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Wednesday, December 28, 2011

Does Randomness Exist?

The original random number source (radio).
In reading the book "Thinking, Fast and Slow" by Nobel laureate Daniel Kahneman I came upon a section related to "random numbers."

This set my mind to thinking - what is a "random number?"

Does such a thing really exist?

I started to do some research.  Among the information I found was a site called

This site provides random numbers based on some sort of atmospheric "noise."  Originally the site was basically an audio sampler listening to "static" on a radio.  The audio static was the "random" source of the numbers.  Basically the computer running the site sampled the audio data periodically to determine a value.  Since the static is supposedly random the numbers created by sampling the audio static and the result of converting those audio values to numbers is also supposedly random.

Kahneman talks a bit about this given the example of the sex of children born in a given hospital over time.  Something along these lines (B = Boy, G = Girl):




So, in the book, he discusses the difference between true randomness and what people, who, after looking at the BB/GG list, think is random.  The point being that any sequence of B/G is random because each birth is unique and independent of the others.

So BBBBBB is just as random as BGGBBG in the context of hospital births.

But Kahneman's point is that your mind does not perceive these to be the same in terms of randomness: BGGBBG is always considered "more random" at first glance by your mind.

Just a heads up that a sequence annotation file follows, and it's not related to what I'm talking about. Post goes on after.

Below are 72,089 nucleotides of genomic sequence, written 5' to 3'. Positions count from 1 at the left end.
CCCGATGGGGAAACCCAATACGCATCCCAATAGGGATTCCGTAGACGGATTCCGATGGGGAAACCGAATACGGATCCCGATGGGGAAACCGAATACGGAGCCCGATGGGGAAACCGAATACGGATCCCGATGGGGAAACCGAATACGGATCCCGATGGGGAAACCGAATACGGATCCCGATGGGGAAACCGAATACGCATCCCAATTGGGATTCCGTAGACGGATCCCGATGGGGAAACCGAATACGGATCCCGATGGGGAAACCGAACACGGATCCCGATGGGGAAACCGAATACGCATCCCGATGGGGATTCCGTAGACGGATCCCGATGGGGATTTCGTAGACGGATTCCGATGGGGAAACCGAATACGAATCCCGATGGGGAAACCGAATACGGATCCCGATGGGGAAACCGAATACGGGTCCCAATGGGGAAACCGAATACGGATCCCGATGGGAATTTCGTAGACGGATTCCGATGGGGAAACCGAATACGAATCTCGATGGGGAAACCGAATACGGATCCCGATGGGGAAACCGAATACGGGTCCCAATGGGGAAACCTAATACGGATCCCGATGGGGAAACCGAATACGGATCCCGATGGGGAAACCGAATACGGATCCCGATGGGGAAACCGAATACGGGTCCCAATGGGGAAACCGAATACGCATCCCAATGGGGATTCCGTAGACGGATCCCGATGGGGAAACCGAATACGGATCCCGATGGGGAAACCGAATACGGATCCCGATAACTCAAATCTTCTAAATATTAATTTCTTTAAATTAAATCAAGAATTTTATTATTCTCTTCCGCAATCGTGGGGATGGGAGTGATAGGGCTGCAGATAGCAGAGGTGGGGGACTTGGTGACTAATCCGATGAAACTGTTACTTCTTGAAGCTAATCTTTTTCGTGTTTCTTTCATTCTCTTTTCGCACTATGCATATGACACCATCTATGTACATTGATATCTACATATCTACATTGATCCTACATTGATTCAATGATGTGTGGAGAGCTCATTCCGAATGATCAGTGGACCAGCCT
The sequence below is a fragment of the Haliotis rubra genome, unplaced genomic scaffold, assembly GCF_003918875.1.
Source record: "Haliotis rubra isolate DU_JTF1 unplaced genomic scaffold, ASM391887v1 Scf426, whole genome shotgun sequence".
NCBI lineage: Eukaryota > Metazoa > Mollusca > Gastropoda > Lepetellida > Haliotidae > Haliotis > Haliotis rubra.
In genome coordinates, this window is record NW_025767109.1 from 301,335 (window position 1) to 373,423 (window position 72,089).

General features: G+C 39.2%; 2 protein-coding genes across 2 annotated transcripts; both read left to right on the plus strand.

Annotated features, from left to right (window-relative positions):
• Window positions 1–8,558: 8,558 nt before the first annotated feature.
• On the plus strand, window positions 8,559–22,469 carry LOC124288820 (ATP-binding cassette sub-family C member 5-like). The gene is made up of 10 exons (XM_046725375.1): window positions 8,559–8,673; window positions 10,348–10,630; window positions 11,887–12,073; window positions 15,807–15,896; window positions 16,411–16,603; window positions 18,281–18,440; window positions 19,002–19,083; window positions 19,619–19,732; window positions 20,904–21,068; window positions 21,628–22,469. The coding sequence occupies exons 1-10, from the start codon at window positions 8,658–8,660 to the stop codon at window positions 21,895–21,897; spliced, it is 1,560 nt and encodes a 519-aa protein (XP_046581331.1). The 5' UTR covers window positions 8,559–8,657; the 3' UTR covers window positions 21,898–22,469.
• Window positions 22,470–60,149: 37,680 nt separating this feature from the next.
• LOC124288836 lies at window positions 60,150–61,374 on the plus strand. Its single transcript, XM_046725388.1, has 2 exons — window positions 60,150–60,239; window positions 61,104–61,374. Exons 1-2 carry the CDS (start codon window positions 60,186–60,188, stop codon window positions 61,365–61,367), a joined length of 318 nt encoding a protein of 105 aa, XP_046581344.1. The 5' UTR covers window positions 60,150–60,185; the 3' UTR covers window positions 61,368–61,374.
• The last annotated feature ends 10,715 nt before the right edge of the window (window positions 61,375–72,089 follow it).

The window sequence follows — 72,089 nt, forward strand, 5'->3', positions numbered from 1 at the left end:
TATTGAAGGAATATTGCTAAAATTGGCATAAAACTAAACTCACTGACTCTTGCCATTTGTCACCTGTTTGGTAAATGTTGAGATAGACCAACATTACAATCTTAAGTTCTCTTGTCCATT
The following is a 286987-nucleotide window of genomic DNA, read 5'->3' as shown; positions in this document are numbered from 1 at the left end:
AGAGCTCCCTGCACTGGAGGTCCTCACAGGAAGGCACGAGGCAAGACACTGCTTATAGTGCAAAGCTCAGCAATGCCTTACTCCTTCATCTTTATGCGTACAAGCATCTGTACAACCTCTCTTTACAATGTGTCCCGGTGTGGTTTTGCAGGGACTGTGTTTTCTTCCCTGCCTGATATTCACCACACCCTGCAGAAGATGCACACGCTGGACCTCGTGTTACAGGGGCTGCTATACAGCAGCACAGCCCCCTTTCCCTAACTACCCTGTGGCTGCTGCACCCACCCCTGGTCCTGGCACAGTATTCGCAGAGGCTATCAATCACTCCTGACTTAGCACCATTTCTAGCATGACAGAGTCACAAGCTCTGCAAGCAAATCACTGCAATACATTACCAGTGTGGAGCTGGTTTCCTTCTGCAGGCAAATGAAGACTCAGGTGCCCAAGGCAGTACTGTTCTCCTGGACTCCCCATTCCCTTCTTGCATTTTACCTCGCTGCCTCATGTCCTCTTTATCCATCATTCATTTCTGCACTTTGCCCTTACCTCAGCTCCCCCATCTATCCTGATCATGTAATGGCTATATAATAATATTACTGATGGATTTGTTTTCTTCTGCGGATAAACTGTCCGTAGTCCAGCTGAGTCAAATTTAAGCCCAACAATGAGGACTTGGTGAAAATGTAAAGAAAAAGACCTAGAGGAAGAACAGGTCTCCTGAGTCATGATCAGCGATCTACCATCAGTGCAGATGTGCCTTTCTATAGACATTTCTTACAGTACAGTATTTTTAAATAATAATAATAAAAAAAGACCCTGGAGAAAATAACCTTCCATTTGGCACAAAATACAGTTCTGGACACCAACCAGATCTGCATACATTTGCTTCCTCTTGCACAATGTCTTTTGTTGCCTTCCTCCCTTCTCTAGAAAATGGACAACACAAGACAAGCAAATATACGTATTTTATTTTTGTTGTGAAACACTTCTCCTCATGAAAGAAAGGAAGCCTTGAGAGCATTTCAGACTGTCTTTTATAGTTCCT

But this is an interesting point and relates to a post I did a while back called "Through the Keyhole."

Basically the notion of BGGBBG and BBBBBB or GGGGGG being equally random depends on the context in which you consider them - looking at them on screen or paper alone - them being equally random seems silly - yet offering an explanation of what they are makes it appear reasonable.

Given a set of things like the BB/GG's there are various mathematical processes to test for "randomness" - but they can only work given they are used within the proper context.

So this, in my mind, begs the question of whether anything is or truly can be random or whether instead "random" is simply an expression of the size of the keyhole you are looking through.  Looking at what I am not sure though.

Or, in other words, there can't be anything random, just things that we don't as yet understand the pattern of because we don't understand the true context.

Similarly in quantum physics - are quantum effects, like radioactive decay (used by other random number sites), really random or is the keyhole we observe them through simply to narrow?

Kahneman talks about how the mind can quickly discern randomness visually.  For example, from the site a bitmap showing random numbers might look like this:

Your eye finds no pattern (unless you stare a long time at it...).

They compare this to a pseudo-random number generated image done using a built-in Windows-based random number generator (from the same link):

Here you see a pattern because the "random numbers" are really generated via a mathematical technique that makes numbers look random at a finer scale.  Certainly there is a subset of this image which , when compared to a subset of the other image, would seem equally random - at least to human eyes and perhaps mathematically.
The question in my mind is does the atmospheric noise-based image above become part of a pattern if you "zoom out" just as the second image does?

I don't know that anyone can answer this - but certainly its possible because while the atmospheric noise might seem random that's no guarantee that it really is.

All this makes me wonder if science is focused on the wrong things.

Certain behaviors, like true randomness, depends I think solely on your context.

What's acceptably random for one in one context may and does not work for another.

And given that our minds work the way that they do - its very easy to become biased and not realize this fact.

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